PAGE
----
I posted this over on website666 and thought it would fit here, too.
I noticed this over the past few weeks as I read various coverage of iPhone apps that Apple was and was not letting get through. Check out these headlines:
In short, Apple seems to be using it’s position to stop certain information from getting onto it’s devices. Want to listen to your favorite local radio station now that you live in a different city? Sorry, you won’t be able to on your iPhone. That’s a shame since it’s just a little station with a tiny budget and not much ability to reach a national audience. Now, thanks to Apple, a great (and inexpensive) channel for reaching a national audience is gone.
Then, we’ve got Apple deciding whether or not you can read about competitors to Apple on Apple devices. I don’t know about you, but I don’t like Apple telling me what I can and can’t read on my iDevice. Sure, I can always pull up that Android magazine’s website in Safari, but then, what’s the difference between Safari and an app?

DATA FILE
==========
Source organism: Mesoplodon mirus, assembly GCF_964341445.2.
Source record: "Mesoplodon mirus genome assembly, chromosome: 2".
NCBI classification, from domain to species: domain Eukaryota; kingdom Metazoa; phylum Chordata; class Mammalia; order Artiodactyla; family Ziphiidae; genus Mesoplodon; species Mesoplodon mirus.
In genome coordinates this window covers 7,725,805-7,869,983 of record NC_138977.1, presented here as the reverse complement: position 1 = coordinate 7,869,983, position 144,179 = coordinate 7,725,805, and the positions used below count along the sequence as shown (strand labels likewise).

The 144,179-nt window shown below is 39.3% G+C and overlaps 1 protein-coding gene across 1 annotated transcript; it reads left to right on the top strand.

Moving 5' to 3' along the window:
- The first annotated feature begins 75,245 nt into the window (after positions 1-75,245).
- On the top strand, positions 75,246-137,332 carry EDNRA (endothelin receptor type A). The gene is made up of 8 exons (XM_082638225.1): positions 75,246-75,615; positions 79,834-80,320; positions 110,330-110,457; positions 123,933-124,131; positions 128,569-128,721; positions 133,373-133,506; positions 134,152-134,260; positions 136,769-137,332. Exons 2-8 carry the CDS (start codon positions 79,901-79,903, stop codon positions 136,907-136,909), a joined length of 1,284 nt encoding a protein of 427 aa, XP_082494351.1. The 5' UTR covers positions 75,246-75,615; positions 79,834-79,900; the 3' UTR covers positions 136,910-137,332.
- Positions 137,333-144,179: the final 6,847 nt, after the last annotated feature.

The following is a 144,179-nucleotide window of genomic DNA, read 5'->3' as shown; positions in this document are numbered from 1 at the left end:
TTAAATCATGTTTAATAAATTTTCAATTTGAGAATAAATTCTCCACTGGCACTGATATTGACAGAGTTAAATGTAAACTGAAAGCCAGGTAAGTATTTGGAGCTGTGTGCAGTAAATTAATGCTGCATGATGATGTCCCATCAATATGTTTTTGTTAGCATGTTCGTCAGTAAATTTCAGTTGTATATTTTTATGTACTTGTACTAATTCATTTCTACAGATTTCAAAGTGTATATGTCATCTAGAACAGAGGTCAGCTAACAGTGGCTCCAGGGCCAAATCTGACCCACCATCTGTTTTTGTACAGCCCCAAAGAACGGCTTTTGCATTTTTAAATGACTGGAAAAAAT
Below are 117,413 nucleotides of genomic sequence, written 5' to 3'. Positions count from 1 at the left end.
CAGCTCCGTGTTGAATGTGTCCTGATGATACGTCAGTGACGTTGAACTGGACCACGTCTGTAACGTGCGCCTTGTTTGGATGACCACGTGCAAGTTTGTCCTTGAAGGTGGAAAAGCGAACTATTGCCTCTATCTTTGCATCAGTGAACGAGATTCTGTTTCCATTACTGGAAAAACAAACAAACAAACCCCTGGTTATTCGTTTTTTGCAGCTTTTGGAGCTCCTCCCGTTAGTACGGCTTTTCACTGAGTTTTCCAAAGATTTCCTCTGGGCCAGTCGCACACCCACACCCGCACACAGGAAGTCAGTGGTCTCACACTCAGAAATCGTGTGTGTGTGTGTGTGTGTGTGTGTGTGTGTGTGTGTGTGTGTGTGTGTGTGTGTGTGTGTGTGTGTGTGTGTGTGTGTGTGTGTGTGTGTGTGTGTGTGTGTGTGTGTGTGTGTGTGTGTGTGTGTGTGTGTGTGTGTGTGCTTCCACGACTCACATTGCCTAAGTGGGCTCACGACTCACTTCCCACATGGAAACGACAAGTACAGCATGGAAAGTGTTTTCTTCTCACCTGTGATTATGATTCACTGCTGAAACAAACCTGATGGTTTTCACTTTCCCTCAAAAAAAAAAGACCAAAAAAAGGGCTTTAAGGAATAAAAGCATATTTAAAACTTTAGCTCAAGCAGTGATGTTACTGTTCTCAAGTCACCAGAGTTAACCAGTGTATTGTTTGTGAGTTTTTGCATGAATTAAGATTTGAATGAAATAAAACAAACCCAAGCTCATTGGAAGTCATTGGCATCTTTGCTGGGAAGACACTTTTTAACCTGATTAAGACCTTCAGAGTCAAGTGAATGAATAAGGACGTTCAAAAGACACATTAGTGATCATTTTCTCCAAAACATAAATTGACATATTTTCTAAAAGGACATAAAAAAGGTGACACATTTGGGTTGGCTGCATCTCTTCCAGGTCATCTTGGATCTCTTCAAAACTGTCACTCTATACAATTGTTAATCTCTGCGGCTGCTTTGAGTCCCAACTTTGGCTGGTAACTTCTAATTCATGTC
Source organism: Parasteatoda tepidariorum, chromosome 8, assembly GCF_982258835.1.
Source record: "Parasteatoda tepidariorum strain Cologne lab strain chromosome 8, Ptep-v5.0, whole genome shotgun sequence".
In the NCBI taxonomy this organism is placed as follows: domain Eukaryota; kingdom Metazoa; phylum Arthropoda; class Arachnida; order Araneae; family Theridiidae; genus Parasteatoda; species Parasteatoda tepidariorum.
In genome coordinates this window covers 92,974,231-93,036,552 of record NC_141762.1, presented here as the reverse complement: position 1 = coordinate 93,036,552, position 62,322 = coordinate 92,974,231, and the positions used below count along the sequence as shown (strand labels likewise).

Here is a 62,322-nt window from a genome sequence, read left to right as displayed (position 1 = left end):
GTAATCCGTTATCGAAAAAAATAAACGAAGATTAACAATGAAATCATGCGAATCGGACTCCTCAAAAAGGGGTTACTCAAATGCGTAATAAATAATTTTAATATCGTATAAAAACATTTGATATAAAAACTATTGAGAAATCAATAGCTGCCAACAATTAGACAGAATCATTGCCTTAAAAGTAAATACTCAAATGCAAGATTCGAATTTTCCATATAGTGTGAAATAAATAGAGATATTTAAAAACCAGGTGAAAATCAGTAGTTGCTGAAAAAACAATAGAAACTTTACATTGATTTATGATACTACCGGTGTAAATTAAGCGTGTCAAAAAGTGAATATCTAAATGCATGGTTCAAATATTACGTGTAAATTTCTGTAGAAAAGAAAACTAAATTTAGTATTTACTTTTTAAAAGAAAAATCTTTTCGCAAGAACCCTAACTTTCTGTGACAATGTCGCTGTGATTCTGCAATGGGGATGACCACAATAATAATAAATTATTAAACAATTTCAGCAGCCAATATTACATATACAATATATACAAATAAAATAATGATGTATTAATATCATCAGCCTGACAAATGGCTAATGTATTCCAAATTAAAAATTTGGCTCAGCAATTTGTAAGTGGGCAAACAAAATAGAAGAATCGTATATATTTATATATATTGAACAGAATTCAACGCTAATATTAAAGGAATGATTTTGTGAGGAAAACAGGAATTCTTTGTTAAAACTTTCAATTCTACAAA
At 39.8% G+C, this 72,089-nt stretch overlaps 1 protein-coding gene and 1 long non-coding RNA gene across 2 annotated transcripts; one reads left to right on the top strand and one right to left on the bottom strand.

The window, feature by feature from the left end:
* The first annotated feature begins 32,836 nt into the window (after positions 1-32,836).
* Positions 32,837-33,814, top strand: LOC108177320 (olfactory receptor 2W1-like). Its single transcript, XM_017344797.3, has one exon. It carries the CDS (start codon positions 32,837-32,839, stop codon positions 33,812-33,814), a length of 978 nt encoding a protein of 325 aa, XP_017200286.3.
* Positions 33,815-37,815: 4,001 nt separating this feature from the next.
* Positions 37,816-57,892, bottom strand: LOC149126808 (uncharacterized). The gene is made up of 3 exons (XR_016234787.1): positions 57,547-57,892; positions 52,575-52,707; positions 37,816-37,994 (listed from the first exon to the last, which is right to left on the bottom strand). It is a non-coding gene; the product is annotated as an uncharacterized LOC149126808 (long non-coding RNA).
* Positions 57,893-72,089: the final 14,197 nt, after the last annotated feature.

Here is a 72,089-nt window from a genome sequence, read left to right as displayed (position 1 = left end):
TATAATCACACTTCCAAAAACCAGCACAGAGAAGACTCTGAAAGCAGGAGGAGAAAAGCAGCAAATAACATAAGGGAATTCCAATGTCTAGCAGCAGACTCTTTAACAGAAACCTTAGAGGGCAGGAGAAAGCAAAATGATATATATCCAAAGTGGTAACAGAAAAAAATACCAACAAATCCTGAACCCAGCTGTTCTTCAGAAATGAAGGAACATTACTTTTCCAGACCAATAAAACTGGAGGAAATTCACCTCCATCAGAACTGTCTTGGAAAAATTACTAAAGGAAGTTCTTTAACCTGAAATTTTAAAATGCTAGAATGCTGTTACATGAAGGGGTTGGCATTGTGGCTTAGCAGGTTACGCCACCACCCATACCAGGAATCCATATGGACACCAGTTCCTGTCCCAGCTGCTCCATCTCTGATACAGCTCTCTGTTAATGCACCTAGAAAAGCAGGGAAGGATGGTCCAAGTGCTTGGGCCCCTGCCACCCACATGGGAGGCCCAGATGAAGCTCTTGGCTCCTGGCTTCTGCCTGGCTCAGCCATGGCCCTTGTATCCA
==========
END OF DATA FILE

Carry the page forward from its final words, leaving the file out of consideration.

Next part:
Finally, that last article I link to above talks about how Apple has stopped accepting apps that allow in-app donations to charity orgs (or anyone else). Why is this? It sure seems like it’s because it means money passes through Apple’s infrastructure without them getting a cut.
Over all, I feel that it’s this kind of “walled garden” mentality that makes us less free as consumers. When we start accepting limits on what content we are allowed to consume and how we consume that content, I think we become less free as a people, too.
You don’t really appreciate how important Net Neutrality is until you don’t have it anymore.